In recent years, the frequency of top-level visits between the two countries has been impressive. In 2010 President Abdullah Gül visited Slovenia; in September of the same year, Slovenian President Danilo Türk came to Turkey on an unofficial visit to watch a basketball game between Turkey and Slovenia. In March 2011 former Slovenian Prime Minister Borut Pahor paid an official visit to Turkey and delivered a speech at the opening ceremony of the Turkey-Slovenia Business Forum in İstanbul. And Prime Minister Recep Tayyip Erdoğan, together with seven ministers, was in Slovenia at the beginning of the month to strengthen ties and get the award -- offered by the International Institute for Middle East and Balkan Studies (IFIMES) -- of “World Personality of the Decade” for his constructive policies in the Middle East and the Balkans.

The two countries made their political relations more strategic last year. The ambassador described the bilateral political relations as “excellent.” But, he said, the economic relations are not at the desired level yet. The trade volume between Turkey and Slovenia, although doubled in the last five years or so, stands at a modest 450 million euros for 2011. But Jazbec believes the two countries will carry the figure to 1 billion euros in the near future.

To this end, in the fall of this year, businesspeople from both countries will get together for a brainstorming session in İstanbul, and a joint economic ministerial commission is expected to be organized in Ljubljana in the near future. The Slovenian minister of defense will also pay a visit to Turkey this fall. During Erdoğan’s recent visit, the conversations between the ministers were mostly at an informal level. But in the next ministerial meeting concrete issues are to be discussed to deepen cooperation at various levels.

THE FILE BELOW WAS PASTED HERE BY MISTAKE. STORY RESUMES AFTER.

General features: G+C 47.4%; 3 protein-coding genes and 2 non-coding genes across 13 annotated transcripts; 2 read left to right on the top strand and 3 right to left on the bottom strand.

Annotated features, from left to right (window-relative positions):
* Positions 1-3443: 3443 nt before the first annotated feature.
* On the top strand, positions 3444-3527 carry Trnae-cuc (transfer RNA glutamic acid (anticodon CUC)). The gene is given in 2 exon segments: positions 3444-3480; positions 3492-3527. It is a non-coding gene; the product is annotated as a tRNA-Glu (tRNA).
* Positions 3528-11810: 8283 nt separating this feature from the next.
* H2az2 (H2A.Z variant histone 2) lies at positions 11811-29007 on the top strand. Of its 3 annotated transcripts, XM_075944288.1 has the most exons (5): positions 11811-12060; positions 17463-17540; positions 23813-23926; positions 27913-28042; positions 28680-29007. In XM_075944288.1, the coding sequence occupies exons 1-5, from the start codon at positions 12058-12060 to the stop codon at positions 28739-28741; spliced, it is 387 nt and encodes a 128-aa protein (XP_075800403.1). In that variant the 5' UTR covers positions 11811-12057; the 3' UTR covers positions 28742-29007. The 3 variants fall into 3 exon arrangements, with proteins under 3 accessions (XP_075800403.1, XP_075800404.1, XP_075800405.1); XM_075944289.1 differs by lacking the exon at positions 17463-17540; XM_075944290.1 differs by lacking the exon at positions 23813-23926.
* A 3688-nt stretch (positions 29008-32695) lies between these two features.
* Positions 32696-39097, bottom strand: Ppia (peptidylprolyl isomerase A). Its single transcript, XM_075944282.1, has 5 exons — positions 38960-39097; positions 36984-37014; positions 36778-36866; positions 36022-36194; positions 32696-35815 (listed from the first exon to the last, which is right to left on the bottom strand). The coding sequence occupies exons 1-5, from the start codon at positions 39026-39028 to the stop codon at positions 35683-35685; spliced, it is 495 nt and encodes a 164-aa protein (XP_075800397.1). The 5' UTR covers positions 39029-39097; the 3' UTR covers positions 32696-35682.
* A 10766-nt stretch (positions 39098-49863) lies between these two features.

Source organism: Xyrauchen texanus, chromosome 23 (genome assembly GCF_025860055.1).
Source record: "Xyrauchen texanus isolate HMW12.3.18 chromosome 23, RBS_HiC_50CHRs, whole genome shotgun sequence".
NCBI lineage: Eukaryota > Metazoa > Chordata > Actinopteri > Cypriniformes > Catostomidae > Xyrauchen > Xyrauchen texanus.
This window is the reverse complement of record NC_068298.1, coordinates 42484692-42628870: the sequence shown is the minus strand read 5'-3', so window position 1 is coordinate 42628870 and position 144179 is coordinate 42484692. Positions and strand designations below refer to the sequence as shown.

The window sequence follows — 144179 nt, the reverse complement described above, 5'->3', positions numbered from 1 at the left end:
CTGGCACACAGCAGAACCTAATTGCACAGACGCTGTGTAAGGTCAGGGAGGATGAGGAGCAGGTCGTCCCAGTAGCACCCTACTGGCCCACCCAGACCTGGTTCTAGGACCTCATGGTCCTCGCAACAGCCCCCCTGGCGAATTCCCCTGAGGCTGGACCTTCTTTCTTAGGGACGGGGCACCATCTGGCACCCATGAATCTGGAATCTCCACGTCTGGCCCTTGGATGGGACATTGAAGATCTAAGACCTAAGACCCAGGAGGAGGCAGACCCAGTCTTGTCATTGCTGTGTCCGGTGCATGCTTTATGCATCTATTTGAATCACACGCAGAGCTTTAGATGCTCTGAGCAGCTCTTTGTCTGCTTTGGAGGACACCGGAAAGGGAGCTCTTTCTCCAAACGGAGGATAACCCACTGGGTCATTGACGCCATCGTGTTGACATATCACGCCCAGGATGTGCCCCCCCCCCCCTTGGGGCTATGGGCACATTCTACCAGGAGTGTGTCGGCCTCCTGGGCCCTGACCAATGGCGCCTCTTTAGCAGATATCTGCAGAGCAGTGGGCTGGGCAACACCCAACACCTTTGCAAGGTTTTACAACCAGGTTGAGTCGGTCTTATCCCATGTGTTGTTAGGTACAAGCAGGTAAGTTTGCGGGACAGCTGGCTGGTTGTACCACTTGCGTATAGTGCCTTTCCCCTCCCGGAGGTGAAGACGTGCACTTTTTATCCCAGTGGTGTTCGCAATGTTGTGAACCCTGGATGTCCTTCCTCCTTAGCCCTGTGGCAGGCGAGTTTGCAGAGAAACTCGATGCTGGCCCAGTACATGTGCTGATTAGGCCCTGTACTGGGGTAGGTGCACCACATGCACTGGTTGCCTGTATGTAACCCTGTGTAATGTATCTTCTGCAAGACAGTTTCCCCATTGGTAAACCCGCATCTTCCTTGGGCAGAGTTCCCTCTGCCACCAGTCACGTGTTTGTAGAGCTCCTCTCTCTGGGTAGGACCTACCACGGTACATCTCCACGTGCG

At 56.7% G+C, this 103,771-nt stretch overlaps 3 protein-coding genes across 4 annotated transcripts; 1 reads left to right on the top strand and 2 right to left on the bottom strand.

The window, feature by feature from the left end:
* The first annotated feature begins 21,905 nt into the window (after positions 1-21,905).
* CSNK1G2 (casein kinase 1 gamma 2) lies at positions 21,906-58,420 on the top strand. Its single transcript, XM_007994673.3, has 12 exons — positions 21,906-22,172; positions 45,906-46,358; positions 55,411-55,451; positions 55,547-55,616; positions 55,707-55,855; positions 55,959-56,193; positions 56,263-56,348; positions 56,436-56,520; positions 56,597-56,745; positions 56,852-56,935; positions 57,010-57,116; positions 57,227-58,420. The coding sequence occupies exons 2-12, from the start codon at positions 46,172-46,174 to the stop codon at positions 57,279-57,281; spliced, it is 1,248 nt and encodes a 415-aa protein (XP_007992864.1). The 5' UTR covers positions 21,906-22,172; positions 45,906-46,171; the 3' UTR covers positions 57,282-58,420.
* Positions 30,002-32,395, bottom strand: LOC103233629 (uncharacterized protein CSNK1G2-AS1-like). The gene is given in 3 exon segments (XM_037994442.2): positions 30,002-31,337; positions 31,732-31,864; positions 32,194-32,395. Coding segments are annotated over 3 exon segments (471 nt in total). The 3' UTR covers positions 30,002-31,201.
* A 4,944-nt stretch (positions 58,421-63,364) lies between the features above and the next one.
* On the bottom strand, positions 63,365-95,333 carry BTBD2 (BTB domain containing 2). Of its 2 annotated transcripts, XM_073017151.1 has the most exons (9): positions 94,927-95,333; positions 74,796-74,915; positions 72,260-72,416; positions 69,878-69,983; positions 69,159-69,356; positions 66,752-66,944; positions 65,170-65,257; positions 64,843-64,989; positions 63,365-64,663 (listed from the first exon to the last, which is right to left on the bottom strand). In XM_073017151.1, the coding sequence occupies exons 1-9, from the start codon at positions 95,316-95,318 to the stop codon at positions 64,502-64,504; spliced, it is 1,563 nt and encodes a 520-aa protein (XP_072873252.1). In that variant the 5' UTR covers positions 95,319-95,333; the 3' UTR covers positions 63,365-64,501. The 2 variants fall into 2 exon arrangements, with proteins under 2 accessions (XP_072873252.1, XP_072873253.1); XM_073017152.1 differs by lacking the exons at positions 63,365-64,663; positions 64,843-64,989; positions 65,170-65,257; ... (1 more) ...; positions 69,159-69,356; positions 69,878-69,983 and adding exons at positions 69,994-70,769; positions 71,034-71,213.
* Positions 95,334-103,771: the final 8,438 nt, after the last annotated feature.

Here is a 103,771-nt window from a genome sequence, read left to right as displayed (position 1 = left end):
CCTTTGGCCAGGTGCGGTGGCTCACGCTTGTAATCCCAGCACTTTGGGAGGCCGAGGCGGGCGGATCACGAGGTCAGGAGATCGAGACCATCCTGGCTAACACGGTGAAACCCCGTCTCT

Cooperation in the construction industry

One of the potential areas of cooperation is the construction industry. “The construction industry in Slovenia, although quite small comparatively, has considerable know-how to share with Turkish construction companies,” the ambassador said. The geographic position of the country may also be of interest for the Turkish transport and logistics sector. Situated on the route between Turkey and Germany, with an important port city, Koper, on the Adriatic Sea, Slovenia offers an attractive alternative for transporters. Connections between Koper and Turkish ports -- especially İzmir, Mersin, Antalya and İskenderun -- may prove profitable for Turkish exporters. “This route, which passes through the heart of Europe, is the shortest, fastest one for Turkish transporters,” noted the ambassador. Tourism is another area where the two countries can further cooperation. The Slovenian interest in Turkey seems to have increased considerably, particularly after the World Basketball Championship. Around 40,000 tourists from Slovenia visit Turkey each year. Turkish Airlines flies five times a week to Ljubljana, the Slovenian capital. But, Jazbec believes, the number of tourists would rise if the number of flights were to be increased. He also suggests that charter flights between Antalya and Maribor, one of Slovenia’s major destinations, in the summer season might help increase the traffic.

Slovenia is an attractive holiday spot with spa centers where health problems can be treated and farm tourism in which visitors can participate in farming activities as well as enjoy excellent food and beautiful nature. “These places are especially attractive for people living in big cities, for business people and for the political elite,” commented the ambassador.

The ambassador has also been trying to weave closer ties between the two countries through honorary consuls general. Slovenia has five honorary consulates in Turkey: in İstanbul, İzmir, Antalya, Hatay and Gaziantep. But Jazbec hopes to increase the number to more than 10 next year. The ambassador sees the presence of honorary consuls, who are most often respected businesspeople, as a medium for significantly furthering bilateral relations on the economic and cultural fronts.